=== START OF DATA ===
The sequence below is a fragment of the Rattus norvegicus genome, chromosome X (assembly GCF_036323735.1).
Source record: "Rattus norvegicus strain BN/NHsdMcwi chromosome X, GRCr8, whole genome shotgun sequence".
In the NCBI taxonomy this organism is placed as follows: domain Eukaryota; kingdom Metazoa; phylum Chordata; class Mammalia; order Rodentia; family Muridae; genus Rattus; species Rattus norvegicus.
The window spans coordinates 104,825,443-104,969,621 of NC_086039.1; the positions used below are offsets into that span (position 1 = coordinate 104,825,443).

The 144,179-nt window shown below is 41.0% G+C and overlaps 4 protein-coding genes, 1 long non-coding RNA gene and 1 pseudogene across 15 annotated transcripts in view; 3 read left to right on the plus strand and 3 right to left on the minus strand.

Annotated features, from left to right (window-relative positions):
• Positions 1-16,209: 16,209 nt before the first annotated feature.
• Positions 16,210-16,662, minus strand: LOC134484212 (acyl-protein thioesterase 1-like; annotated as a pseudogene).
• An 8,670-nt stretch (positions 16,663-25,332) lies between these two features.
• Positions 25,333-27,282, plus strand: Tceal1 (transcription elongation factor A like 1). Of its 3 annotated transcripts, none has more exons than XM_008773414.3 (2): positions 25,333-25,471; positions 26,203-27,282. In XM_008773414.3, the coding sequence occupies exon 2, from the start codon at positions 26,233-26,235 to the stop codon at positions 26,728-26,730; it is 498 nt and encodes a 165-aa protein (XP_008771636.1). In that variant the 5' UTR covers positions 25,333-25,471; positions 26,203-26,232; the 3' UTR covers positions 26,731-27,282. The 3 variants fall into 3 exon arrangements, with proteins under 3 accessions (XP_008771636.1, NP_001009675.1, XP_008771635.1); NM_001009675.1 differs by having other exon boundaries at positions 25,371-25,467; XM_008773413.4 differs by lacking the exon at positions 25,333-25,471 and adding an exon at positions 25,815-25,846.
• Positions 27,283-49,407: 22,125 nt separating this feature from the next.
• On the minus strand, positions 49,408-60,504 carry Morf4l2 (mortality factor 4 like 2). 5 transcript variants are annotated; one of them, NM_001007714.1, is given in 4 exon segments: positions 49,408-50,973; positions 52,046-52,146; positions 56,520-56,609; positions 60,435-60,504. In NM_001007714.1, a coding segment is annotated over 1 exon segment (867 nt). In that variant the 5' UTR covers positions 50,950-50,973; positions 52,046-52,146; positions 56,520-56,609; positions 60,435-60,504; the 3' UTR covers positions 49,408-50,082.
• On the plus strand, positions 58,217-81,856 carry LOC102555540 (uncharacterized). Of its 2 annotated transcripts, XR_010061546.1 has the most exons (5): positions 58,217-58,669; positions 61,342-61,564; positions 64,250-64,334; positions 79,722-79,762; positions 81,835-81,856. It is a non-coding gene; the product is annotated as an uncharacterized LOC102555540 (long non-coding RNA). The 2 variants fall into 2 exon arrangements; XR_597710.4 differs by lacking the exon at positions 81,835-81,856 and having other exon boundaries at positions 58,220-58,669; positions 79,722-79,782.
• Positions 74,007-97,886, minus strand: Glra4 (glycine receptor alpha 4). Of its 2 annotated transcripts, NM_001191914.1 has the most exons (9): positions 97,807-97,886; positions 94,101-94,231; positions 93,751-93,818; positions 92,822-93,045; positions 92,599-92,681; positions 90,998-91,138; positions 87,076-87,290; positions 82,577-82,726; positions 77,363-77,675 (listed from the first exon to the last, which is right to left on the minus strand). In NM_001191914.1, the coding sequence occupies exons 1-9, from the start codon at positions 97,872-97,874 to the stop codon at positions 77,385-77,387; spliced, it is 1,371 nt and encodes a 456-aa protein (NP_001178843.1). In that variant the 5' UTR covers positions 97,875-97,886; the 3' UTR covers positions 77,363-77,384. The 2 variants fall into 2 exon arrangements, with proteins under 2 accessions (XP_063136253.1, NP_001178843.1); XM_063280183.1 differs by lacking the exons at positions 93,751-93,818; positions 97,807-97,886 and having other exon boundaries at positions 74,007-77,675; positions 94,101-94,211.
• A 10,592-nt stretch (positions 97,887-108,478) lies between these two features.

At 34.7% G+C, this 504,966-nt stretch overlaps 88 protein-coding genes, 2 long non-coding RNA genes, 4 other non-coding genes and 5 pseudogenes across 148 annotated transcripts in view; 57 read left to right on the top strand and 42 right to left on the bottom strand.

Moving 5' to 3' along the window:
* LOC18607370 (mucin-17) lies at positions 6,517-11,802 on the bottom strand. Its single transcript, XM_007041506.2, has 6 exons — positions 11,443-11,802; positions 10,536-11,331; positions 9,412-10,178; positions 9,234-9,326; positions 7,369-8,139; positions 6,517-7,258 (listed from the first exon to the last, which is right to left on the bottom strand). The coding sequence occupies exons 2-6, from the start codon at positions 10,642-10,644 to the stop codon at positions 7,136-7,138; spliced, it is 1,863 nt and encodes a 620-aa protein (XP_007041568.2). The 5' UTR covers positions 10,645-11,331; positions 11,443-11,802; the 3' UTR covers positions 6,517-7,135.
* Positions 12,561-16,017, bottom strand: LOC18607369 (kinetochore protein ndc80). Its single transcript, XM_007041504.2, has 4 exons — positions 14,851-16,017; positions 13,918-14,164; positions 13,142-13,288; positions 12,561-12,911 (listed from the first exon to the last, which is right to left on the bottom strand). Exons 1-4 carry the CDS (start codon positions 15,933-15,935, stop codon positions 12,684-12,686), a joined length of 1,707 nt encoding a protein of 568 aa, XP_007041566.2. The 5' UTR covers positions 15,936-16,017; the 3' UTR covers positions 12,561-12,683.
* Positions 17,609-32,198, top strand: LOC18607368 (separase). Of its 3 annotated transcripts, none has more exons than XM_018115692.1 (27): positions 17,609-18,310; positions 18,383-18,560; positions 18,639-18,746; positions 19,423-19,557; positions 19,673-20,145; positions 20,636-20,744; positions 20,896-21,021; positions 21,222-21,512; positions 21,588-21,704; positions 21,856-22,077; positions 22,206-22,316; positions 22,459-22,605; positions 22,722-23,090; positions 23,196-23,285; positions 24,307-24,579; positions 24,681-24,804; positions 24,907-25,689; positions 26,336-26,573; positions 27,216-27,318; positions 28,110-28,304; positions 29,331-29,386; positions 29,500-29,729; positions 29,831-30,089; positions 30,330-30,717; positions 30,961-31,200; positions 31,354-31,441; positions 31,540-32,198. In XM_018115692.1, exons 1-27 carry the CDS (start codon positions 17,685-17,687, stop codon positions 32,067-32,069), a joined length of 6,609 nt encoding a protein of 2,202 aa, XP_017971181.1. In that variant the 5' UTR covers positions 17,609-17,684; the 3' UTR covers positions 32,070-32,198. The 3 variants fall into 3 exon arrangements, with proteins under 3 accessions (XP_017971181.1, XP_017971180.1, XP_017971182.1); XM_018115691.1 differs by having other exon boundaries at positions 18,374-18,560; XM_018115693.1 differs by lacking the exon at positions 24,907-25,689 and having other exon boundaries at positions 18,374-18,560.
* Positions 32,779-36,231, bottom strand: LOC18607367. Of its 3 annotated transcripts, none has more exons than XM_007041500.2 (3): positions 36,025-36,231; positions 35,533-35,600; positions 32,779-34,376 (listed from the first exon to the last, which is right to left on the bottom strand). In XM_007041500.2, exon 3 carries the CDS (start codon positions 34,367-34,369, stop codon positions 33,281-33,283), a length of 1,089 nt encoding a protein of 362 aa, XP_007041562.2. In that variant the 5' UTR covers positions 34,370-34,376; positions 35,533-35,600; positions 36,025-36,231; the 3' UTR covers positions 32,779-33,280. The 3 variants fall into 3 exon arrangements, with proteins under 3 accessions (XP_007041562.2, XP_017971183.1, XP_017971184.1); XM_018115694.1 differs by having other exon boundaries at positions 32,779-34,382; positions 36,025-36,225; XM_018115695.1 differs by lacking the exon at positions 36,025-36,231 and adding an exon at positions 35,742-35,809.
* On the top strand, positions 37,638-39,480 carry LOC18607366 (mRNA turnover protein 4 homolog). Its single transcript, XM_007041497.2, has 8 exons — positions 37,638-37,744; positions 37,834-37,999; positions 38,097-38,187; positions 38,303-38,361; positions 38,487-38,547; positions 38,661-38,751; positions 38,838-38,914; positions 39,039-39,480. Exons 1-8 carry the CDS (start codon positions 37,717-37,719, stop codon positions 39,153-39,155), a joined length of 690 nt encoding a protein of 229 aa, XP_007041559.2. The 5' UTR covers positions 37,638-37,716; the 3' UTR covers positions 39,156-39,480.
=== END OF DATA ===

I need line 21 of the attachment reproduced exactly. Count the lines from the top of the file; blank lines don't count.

* Positions 32,779-36,231, bottom strand: LOC18607367. Of its 3 annotated transcripts, none has more exons than XM_007041500.2 (3): positions 36,025-36,231; positions 35,533-35,600; positions 32,779-34,376 (listed from the first exon to the last, which is right to left on the bottom strand). In XM_007041500.2, exon 3 carries the CDS (start codon positions 34,367-34,369, stop codon positions 33,281-33,283), a length of 1,089 nt encoding a protein of 362 aa, XP_007041562.2. In that variant the 5' UTR covers positions 34,370-34,376; positions 35,533-35,600; positions 36,025-36,231; the 3' UTR covers positions 32,779-33,280. The 3 variants fall into 3 exon arrangements, with proteins under 3 accessions (XP_007041562.2, XP_017971183.1, XP_017971184.1); XM_018115694.1 differs by having other exon boundaries at positions 32,779-34,382; positions 36,025-36,225; XM_018115695.1 differs by lacking the exon at positions 36,025-36,231 and adding an exon at positions 35,742-35,809.